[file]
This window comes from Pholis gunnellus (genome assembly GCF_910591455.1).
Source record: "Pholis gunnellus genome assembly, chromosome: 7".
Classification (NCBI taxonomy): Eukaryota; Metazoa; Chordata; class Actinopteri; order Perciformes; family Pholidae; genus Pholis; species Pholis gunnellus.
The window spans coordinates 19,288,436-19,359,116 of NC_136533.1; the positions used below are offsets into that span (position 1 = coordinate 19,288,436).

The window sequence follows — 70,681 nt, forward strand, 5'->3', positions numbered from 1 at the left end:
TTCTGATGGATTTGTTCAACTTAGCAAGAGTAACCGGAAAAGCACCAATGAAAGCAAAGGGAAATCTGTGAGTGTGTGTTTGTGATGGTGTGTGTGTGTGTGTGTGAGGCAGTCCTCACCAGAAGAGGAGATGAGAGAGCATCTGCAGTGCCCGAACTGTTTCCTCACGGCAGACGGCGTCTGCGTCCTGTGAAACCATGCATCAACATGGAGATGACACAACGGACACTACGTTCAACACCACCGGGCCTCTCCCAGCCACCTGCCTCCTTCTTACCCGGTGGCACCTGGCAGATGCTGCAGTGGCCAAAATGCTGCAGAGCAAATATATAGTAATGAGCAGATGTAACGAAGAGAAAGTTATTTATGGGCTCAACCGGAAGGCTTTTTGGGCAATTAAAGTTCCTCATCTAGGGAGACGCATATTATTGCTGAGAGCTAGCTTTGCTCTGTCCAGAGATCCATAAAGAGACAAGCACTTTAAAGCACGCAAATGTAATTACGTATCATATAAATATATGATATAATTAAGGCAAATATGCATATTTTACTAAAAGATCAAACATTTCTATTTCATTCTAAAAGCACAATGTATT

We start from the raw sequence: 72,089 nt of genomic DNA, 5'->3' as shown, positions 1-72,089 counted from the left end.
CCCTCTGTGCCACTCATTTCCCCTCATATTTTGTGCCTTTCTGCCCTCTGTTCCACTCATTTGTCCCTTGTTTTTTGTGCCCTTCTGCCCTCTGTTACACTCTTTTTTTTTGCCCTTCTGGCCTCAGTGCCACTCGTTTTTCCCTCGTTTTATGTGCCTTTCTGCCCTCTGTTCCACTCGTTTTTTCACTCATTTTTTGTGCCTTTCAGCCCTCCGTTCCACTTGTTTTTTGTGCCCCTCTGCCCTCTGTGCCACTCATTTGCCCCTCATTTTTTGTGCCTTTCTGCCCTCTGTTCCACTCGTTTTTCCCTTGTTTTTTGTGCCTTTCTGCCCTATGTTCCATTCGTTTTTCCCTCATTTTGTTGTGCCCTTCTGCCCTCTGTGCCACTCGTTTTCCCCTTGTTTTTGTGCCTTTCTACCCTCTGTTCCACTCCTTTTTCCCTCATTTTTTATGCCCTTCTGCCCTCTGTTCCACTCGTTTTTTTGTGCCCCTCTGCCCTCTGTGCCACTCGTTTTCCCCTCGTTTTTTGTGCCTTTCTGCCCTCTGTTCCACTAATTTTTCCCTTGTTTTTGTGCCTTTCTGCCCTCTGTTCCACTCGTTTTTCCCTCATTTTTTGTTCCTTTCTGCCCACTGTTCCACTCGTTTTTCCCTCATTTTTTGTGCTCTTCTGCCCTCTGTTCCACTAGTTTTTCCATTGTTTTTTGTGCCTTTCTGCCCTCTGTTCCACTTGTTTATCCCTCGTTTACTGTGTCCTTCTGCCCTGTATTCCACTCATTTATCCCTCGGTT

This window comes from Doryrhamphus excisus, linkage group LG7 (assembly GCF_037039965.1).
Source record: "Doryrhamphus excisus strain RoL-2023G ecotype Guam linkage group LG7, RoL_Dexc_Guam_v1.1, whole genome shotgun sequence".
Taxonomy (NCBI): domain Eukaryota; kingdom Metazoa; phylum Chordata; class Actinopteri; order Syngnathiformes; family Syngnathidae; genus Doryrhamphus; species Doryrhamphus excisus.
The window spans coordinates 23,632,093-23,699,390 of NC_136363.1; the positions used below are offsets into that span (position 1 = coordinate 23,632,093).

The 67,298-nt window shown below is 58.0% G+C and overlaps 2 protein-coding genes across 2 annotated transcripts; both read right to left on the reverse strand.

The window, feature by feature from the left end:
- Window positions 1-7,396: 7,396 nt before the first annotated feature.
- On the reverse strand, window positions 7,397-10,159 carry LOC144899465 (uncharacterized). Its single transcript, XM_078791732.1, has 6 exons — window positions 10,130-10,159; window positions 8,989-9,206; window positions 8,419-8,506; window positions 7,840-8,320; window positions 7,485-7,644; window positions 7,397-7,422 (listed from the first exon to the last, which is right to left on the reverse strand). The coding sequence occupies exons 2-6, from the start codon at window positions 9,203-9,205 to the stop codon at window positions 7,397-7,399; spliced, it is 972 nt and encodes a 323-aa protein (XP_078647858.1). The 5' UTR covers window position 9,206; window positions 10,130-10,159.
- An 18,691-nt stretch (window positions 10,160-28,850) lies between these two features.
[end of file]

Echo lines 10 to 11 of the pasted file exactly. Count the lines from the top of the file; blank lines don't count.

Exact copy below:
Source record: "Doryrhamphus excisus strain RoL-2023G ecotype Guam linkage group LG7, RoL_Dexc_Guam_v1.1, whole genome shotgun sequence".
Taxonomy (NCBI): domain Eukaryota; kingdom Metazoa; phylum Chordata; class Actinopteri; order Syngnathiformes; family Syngnathidae; genus Doryrhamphus; species Doryrhamphus excisus.